If you do not yet make this association, but would like to experience the seamless and shameless unification of children screaming and frat boys pounding tables, then have your next dinner at Champion House, located at 120 E. Liberty. You might find that you have a passion for participating in the bizarre sociological pastiche, though Champion House is such a caricature of an imitation of a simulacrum of an already mythical notion of authenticity that, by the time you leave, you risk losing any grasp of reality. (Eat your heart out, Phillip K. Dick.) No, really—the sodium content of the food is enough to make me worry about hypertension, and my blood pressure is only around 90/46 (measured during Trusts & Estates).

It is true that high sodium content, grotesque stereotypes, and awkward juxtapositions are part of the perverse charm of teppanyaki Japanese steakhouses. The average trip to Benihana will sit you next to four obnoxious strangers, whose loud “private” divulgences are not particularly appetizing, and feature a Chinese chef putting on a fake “Asian” accent while pretending to be Japanese, making onion-ring volcanoes, and sending twirling cascades of salt over everything. Don’t get me wrong—I love teppanyaki. My favorite restaurant in Worcester, MA is the irredeemably mediocre Sakura Tokyo, where they never give you enough mustard sauce (“for steak, chicken, and everything”) but overload you with ginger sauce (“for seafood, vegetable, and everything”). I can’t get enough of the food and the flames. I eat and eat and, a half hour after I’m done, I am hungry again. Even the authenticity of my hunger’s satisfaction is illusive.

But, if teppanyaki is the culinary equivalent of the mind-fuck film genre, Champion House is the Blade Runner of teppanyaki, especially if you include Harrison Ford’s ridiculous voice-over from the production cut. The ridiculous voice-over in my head began as soon as my lovely companion and I encountered the maitre d’. After we asked to be seated at a teppanyaki table, he eyed us, leafed through his reservations, eyed us again, flipped another page, eyed us, looked at the page, eyed us again, paused, eyed us once more, and finally gestured for us to follow him. He led us to the end of an empty table for eight, across from a table occupied by a family of five.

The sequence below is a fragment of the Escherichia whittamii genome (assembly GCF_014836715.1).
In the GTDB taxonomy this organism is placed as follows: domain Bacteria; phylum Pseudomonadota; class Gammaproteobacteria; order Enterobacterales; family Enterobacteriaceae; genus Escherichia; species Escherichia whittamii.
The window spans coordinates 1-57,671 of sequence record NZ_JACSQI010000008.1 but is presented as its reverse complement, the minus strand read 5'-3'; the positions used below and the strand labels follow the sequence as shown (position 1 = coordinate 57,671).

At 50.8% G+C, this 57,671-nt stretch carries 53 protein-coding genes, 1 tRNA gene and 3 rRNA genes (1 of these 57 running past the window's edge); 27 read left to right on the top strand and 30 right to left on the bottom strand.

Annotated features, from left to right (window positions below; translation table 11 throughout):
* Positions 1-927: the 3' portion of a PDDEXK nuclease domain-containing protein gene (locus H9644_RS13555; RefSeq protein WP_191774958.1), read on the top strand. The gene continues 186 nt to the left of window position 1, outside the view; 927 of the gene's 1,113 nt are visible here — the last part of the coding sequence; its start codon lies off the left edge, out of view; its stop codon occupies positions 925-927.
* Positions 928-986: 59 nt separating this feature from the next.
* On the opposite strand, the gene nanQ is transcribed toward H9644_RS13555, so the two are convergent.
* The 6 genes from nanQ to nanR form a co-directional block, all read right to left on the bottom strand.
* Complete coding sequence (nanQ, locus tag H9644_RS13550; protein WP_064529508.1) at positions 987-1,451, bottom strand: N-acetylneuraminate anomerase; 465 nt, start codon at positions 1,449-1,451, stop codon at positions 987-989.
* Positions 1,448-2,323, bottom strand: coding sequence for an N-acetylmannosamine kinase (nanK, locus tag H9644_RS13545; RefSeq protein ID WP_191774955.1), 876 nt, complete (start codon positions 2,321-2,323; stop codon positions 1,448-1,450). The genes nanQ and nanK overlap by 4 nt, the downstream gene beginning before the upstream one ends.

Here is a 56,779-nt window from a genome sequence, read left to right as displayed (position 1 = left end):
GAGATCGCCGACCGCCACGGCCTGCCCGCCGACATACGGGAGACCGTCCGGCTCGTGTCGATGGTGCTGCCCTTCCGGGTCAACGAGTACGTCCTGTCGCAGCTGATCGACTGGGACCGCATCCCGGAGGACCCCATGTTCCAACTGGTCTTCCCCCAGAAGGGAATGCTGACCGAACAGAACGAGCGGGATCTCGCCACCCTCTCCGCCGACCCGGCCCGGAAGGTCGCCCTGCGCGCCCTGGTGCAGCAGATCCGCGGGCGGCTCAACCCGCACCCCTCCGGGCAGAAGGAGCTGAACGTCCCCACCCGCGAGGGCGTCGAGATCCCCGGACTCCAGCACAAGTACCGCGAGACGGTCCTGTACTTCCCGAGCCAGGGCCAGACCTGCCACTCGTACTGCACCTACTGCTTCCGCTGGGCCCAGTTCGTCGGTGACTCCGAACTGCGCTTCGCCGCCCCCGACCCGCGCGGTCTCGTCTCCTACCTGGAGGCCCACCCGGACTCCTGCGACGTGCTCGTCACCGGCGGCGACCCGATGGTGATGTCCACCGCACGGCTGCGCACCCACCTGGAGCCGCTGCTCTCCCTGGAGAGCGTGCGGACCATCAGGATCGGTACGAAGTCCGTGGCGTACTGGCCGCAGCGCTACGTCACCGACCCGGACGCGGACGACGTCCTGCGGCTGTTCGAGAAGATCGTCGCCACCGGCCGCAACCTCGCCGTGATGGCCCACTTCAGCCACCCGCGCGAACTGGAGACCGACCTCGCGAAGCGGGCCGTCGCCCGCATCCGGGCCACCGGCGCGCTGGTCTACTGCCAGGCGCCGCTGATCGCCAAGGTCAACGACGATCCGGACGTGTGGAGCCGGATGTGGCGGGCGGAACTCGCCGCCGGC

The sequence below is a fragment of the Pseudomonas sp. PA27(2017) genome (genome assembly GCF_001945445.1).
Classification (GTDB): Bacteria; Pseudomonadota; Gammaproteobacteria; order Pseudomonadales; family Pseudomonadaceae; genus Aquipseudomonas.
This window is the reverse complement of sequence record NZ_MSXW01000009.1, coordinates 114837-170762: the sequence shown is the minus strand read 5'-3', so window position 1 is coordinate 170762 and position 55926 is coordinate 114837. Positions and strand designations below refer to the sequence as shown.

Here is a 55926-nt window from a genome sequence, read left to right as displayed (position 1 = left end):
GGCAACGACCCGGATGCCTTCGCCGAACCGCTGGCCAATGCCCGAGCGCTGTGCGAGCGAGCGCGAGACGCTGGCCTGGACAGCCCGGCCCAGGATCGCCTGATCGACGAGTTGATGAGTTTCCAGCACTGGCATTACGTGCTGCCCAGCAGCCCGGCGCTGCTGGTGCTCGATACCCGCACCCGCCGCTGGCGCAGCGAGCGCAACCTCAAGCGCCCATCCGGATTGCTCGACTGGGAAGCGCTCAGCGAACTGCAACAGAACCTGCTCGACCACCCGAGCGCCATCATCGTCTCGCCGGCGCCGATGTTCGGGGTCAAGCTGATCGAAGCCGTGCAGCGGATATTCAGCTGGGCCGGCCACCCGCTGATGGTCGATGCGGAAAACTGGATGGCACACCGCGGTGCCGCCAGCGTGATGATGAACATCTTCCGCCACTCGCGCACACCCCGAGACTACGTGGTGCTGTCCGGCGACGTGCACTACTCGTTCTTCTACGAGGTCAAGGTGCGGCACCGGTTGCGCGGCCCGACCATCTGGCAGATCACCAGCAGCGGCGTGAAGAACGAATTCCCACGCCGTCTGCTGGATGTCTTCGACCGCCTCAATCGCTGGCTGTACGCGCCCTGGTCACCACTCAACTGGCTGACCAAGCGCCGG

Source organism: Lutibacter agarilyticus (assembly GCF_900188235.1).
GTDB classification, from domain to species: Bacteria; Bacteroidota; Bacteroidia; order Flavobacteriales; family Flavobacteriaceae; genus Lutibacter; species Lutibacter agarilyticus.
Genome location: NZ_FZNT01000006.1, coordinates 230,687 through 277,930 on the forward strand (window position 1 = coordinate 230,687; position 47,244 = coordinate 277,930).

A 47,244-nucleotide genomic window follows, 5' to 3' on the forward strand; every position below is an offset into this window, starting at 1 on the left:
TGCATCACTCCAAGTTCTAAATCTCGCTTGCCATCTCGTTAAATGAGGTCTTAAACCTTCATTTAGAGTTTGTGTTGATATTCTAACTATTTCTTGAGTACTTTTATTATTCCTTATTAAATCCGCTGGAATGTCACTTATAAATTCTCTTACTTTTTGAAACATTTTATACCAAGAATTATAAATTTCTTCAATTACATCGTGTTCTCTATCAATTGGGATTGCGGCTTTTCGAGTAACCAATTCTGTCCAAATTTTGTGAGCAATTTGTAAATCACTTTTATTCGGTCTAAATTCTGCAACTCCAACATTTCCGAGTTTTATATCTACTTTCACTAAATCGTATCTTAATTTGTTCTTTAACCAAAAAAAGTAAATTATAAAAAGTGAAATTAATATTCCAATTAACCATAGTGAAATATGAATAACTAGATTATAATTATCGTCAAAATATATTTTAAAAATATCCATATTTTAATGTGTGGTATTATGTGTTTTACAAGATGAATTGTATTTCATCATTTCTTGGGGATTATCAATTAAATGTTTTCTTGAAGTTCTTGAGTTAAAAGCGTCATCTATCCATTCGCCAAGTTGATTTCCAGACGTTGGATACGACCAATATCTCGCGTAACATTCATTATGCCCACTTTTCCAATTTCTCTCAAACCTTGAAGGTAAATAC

While we debated what to order, my ears picked up the thud of approaching footfalls and the irreverent banter of the sort of group that actually seems to appreciate the aesthetic qualities of tube tops and ruffle skirts. Peeking from behind the menu, I saw four large, good-looking gentlemen in polo shirts approach our table. The waiter recognized them immediately: “let me guess—you all want the scallops? The sake bombs will be right over.” Indeed, the boys wanted the scallops and the sake bombs came quickly. The little girls from the family across from us watched in amazement while the boys filled their glasses with beer and perched their sake cups precariously above it with their chopsticks. The fists came down like so many hammers of Thor; the sake fell. The boys chugged. I wiped a few drops of splattered beer from my forehead. The boys slammed their glasses down and cheered.

Meanwhile, at the other table, the youngest daughter began screaming. The middle child, one noodle-draped chopstick in each fist, lowered far too much pasta into her mouth from above her head. The oldest daughter, around thirteen, shrank with embarrassment into her chair. Meanwhile, their Caucasian chef pushed around a flaming onion-ring volcano. My companion tapped my shoulder to show me the cart carrying the ingredients their chef would prepare. The raw beef had spilled over the side of its container and collected in the corner of the cart. One piece had fallen onto the floor. That’s when we decided to change our filet order from medium rare to medium well.